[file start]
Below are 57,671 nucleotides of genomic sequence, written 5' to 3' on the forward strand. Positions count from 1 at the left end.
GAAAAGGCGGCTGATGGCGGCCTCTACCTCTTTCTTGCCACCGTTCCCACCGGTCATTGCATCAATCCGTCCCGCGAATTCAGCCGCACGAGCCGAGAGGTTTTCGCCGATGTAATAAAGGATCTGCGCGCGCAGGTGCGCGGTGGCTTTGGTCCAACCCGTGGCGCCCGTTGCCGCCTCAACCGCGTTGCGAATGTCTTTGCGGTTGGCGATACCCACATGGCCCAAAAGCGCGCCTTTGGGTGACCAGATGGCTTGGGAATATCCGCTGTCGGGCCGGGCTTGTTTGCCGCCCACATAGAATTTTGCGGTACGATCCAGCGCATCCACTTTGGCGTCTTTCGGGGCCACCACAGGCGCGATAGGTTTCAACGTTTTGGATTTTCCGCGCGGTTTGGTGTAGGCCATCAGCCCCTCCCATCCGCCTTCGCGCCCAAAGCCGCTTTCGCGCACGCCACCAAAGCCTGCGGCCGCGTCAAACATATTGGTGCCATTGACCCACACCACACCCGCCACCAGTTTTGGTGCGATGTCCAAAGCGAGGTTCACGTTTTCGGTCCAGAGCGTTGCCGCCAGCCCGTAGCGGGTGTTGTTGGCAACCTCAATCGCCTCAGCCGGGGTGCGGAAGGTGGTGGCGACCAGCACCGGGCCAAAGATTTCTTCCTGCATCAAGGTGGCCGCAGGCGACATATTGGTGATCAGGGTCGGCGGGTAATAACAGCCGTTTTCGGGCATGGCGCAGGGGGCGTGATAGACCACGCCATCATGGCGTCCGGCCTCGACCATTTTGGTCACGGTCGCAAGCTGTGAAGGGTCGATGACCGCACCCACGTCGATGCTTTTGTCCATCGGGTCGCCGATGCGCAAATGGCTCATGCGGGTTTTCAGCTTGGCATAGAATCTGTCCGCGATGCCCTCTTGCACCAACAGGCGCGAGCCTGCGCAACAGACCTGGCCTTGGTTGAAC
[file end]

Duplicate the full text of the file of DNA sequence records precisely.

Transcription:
Below are 57,671 nucleotides of genomic sequence, written 5' to 3' on the forward strand. Positions count from 1 at the left end.
GAAAAGGCGGCTGATGGCGGCCTCTACCTCTTTCTTGCCACCGTTCCCACCGGTCATTGCATCAATCCGTCCCGCGAATTCAGCCGCACGAGCCGAGAGGTTTTCGCCGATGTAATAAAGGATCTGCGCGCGCAGGTGCGCGGTGGCTTTGGTCCAACCCGTGGCGCCCGTTGCCGCCTCAACCGCGTTGCGAATGTCTTTGCGGTTGGCGATACCCACATGGCCCAAAAGCGCGCCTTTGGGTGACCAGATGGCTTGGGAATATCCGCTGTCGGGCCGGGCTTGTTTGCCGCCCACATAGAATTTTGCGGTACGATCCAGCGCATCCACTTTGGCGTCTTTCGGGGCCACCACAGGCGCGATAGGTTTCAACGTTTTGGATTTTCCGCGCGGTTTGGTGTAGGCCATCAGCCCCTCCCATCCGCCTTCGCGCCCAAAGCCGCTTTCGCGCACGCCACCAAAGCCTGCGGCCGCGTCAAACATATTGGTGCCATTGACCCACACCACACCCGCCACCAGTTTTGGTGCGATGTCCAAAGCGAGGTTCACGTTTTCGGTCCAGAGCGTTGCCGCCAGCCCGTAGCGGGTGTTGTTGGCAACCTCAATCGCCTCAGCCGGGGTGCGGAAGGTGGTGGCGACCAGCACCGGGCCAAAGATTTCTTCCTGCATCAAGGTGGCCGCAGGCGACATATTGGTGATCAGGGTCGGCGGGTAATAACAGCCGTTTTCGGGCATGGCGCAGGGGGCGTGATAGACCACGCCATCATGGCGTCCGGCCTCGACCATTTTGGTCACGGTCGCAAGCTGTGAAGGGTCGATGACCGCACCCACGTCGATGCTTTTGTCCATCGGGTCGCCGATGCGCAAATGGCTCATGCGGGTTTTCAGCTTGGCATAGAATCTGTCCGCGATGCCCTCTTGCACCAACAGGCGCGAGCCTGCGCAACAGACCTGGCCTTGGTTGAAC